It’s been another week of protests in India as the rape of a 5-year old girl is investigated. To suggest, “rape is an epidemic” would be an unjust reduction of the very complex, harrowing and difficult situation faced by sexual assault survivors and their allies in India — as they work against a system that does not have concrete legal pathways to bring perpetrators to justice and a culture that has normalized rape.
On the heels of these high profile, violent rapes in India — the PM of India, Manmohan Singh, has reiterated that women must be protected and it’s of growing concern to the country the “safety of women.” But, suggesting we protect women is a logic that is not holding up in a political and social economy that demands women are out and about, in the workplace, taking care of their families or even just hanging out with their friends.
Feministing friend Nancy Schwartzman co-created an app that lets your friends know when you are in a situation and you want to get out of it. It has a set of pre-populated messages that either tell a friend to get in a car and come get you, or call you on the phone to give you an excuse to leave a situation, etc. that can be sent with two taps on the app. Circle of 6 launched last year and has not just proven to be an effective tool, but recognized by the White House as a tool in sexual assault prevention.
Since the violent rape and murder of Jyoti Singh in New Dehli, there has been a surge of uploads of the Circle of 6 app in India, which led its founders to release a version for India, specifically New Delhi. Nancy writes for the Huffington Post,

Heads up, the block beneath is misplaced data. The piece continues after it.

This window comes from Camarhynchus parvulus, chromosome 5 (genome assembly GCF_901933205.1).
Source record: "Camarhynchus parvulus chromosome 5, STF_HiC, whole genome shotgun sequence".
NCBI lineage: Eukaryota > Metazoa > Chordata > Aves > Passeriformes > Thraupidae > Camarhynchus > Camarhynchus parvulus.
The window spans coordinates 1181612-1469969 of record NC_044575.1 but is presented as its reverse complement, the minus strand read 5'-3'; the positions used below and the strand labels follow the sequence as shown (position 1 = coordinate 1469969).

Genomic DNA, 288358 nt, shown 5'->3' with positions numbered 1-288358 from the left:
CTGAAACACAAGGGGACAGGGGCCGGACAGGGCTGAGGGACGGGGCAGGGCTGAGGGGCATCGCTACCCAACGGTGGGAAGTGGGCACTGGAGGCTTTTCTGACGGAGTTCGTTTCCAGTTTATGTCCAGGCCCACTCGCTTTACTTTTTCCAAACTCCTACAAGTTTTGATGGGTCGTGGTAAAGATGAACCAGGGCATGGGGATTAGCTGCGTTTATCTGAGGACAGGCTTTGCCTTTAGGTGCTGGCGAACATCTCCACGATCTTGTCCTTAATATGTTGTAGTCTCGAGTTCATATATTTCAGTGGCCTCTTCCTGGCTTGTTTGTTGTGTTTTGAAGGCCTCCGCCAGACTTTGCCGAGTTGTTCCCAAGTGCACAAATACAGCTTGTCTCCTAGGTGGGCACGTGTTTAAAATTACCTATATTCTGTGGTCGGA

We realized this was a powerful moment and that people needed more tools at their disposal, so we hopped online for a quick Google + chat. We hatched a passionate and somewhat naive idea. We decided to customize Circle of 6 for India.
New Delhi is also a symbol: It is the city where the dam broke and the silence of the masses on gender-based violence was shattered.
With the release of Circle of 6 – New Delhi, the user can choose between English and Hindi language. Men and women can download and become instantly linked up with each other and join each other’s circle of trust and accountability. The GPS function has always worked internationally, but users on the ground have tested it for New Delhi specifically. The language of the app remains gender neutral, a specific translation note for the Hindi, which uses gendered nouns and objects. The app will continue to speak to users of all genders and sexual orientation. Hotlines are now pre-programmed for the newly formed 24/7 women’s hotline of New Delhi and the Jagori advocacy helpline. As a suggested third number, the user is directed to the Lawyer’s Collective, if calling the police feels unsafe, which for many women it does.
What is most exciting to me about people in India swarming to an app that will help them navigate a culture of rape is that it speaks to the complex nature of their lives — navigating a world at the intersection of outdated ideas of gender and sexuality, yet with access to tools like cell phones and advanced communications technologies. To address the complexity of rape in India, it’s going to take a combination of cultural change, legal support, access to resources and tools for survivors and teaching a) men not to rape and b) that rape is not an inevitable byproduct of a woman being in public (ugh).
Circle of 6 is a tool that addresses the reality of people’s lives — we’re going to be out and about, so let’s create communities that will help when the legal system and the culture are failing us.